Over the last few years, all financial services organizations could familiarize with the concept of Big Data. Widespread digitalization has also made your workplace a proud owner of such an asset. But isn’t it time you consider its usefulness for the business?
How Big is Big?
We all sense that the more digitalization spreads and the more parties are involved, the more data is being created, but if you want to see numbers supporting this feeling: IDC says we’ll have 163 zettabytes by 2025. It’s a ten-fold increase from where we are at now, with enterprises having a 60% share of the pie. It should come as no surprise that the financial services industry is producing data as intensively as few. Hundreds of billions of transactions every day and the regulatory requirements to keep the information on those transactions accessible results in a huge amount of the above-mentioned data.
Investments in Big Data in financial services, including the management and analysis of data assets, are estimated to reach USD 9bn in 2018 by SNS Telecom & IT and grow with a 17% CAGR in the next three years. According to IDC, banking is one of the industries that will spend the most on big data and business analytics solutions. However, the reason behind spending so much is also clear by looking at the revenue numbers: the USD 149bn recorded in 2017 is predicted to almost double in five years, to USD 260bn.
How Useful is Big?
The problem is, most of the data collected at the businesses remain so: collected but never analyzed. We can only hope that the situation has improved since 2016 when Forrester reported that 60-73% of the data in an organization goes completely unused. But it’s an untapped treasure trove and not only (directly) for more revenues. The analytics help enterprises grow customer engagement and come up with new products that meet customer demand: values that are essentials for today’s businesses. A report by Dresdner Advisory Services from 2017 paints a better picture already, claiming that 53% of the enterprises are using big data analytics, with the telecom and financial services sector being the fastest to adopt the new technology.
Use It for Customers’ Delight
So leveraging big data analytics is THE way forward for financial services as well. But what exactly are the best practices in this field? Success in the current business environment will not come without understanding your clients. Financial services providers should also focus on better serving their customers, especially when the whole industry is being disrupted by newcomers that build everything on this principle. From a data perspective, the bottom line is to collect data that is clean and secure to use and work your way from there to delight your customers through analytics.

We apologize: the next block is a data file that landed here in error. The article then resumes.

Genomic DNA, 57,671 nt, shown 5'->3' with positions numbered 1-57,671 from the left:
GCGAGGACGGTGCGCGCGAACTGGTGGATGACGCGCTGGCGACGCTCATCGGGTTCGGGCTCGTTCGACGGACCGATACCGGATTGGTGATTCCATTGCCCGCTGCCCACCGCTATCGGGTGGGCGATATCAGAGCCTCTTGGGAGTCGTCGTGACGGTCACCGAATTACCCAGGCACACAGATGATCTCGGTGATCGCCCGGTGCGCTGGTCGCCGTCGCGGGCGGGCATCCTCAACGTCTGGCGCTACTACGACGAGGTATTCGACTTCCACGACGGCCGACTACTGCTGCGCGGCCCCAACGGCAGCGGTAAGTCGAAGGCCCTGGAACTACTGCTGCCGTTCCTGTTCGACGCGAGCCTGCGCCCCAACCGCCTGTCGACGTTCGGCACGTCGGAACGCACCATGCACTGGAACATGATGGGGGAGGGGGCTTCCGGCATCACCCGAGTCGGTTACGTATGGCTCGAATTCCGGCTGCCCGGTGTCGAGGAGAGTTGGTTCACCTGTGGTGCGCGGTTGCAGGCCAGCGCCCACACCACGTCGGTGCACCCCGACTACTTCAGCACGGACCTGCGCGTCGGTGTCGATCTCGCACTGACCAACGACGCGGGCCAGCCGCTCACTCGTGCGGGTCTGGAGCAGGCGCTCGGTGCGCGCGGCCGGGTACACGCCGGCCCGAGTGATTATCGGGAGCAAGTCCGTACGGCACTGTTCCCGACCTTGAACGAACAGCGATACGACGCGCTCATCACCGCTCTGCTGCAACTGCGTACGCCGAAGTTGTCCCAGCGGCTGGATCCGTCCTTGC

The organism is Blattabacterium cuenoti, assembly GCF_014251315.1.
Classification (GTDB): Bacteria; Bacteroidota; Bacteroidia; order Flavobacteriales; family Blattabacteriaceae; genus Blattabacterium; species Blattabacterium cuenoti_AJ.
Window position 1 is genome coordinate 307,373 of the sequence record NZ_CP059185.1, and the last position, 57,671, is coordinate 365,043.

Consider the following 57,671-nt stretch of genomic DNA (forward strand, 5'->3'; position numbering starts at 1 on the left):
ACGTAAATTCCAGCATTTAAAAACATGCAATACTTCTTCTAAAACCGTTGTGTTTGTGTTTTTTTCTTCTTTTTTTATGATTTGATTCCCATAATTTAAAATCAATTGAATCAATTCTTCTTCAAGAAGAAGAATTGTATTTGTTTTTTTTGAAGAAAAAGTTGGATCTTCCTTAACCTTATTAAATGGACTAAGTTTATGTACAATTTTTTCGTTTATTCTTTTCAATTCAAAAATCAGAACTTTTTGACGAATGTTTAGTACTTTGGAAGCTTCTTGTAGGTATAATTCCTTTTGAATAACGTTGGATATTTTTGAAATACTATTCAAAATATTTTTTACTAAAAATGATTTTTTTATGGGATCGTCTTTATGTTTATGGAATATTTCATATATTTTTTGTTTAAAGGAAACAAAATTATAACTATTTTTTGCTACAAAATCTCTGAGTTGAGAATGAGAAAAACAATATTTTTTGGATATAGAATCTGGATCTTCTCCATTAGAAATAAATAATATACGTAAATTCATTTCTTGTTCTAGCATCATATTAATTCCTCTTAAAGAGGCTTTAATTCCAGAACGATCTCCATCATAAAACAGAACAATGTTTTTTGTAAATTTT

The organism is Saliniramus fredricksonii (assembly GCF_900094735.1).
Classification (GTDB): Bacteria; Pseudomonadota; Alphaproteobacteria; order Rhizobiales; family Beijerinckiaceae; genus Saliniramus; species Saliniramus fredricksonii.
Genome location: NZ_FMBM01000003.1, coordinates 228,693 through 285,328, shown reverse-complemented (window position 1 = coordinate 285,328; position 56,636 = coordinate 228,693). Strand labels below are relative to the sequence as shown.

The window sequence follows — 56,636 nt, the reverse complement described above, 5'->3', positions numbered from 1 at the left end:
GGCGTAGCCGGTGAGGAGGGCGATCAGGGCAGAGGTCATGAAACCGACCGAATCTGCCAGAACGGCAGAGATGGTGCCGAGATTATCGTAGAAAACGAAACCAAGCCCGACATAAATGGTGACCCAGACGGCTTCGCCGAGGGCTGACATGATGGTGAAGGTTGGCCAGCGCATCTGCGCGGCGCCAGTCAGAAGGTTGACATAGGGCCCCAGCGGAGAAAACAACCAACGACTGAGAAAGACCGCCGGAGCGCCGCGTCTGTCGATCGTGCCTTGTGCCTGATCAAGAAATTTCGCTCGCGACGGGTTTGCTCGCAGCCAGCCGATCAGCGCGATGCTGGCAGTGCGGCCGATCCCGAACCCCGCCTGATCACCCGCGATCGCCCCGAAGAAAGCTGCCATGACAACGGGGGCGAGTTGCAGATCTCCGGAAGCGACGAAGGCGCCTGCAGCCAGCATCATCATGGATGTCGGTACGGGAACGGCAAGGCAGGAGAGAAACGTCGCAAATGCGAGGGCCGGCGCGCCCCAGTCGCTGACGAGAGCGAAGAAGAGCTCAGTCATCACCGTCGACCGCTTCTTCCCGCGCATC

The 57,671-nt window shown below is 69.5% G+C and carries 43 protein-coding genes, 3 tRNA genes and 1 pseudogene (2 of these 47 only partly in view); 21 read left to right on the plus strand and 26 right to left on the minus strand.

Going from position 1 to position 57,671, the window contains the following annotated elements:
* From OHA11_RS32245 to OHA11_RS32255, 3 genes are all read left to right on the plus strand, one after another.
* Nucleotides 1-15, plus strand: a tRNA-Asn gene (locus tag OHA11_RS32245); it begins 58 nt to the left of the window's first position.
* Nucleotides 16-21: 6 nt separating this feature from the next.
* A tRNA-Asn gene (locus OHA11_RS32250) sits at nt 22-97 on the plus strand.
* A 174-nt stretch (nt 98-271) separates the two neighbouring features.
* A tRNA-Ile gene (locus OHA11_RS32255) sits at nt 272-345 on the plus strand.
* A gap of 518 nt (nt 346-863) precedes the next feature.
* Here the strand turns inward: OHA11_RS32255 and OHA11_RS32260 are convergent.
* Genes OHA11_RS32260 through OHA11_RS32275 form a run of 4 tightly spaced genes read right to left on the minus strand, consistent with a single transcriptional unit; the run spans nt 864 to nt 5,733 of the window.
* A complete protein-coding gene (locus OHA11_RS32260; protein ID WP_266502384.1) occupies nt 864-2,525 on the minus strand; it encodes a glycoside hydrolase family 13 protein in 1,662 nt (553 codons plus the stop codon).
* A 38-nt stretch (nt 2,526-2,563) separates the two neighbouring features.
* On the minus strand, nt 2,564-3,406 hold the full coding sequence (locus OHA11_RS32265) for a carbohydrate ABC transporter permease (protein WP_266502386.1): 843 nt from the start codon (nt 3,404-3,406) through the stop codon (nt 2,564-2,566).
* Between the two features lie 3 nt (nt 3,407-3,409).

The client’s behavior will give many hints for what kind of marketing activities would hit the target with them, makes credit assessment easier, as well as fraud detection. New user behaviors lead companies to innovate, for example, to create new trading solutions like High-Frequency Trading (HFT), where data algorithms search for trading opportunities and make the decisions, with or without human interaction.
Areas to explore
If the customer is driving our business decisions, the first thing is to find out what he or she really wants. Banks might have a hard time adjusting to this perspective, with smaller ones being better at it, but precision targeting is something neither of them can ignore. Bigger banks can also involve third-parties to help with the targeted marketing and sales efforts.
By analyzing the available data on customer behavior, e.g. saving and spending habits, financial institutions can make smart recommendations on products that are a good fit. Big data also allows to more precise risk assessment and that could mean more credit products to be sold without increasing the lending institution’s risks.
Activities that require personal interaction, such as a consulting session, can also profit from this type of big data usage, as the consultants can already have the targeted recommendations at hand when they meet the client. What is more, analyzing the consultant’s behavior is also beneficial in performance and resource management.
The many subsectors of the insurance industry are to profit mainly from the risk management capabilities of the new technology. Assessments made by big data analytics are transforming car insurance and health insurance, enabling the insurers to effectively reward safe and preventive behaviors. Such an analysis is capable of reducing costs on both the insurer and the customer side.
Ultimately, big data should lead financial services to a future where they can engage their customers through personal, local, and real-time services.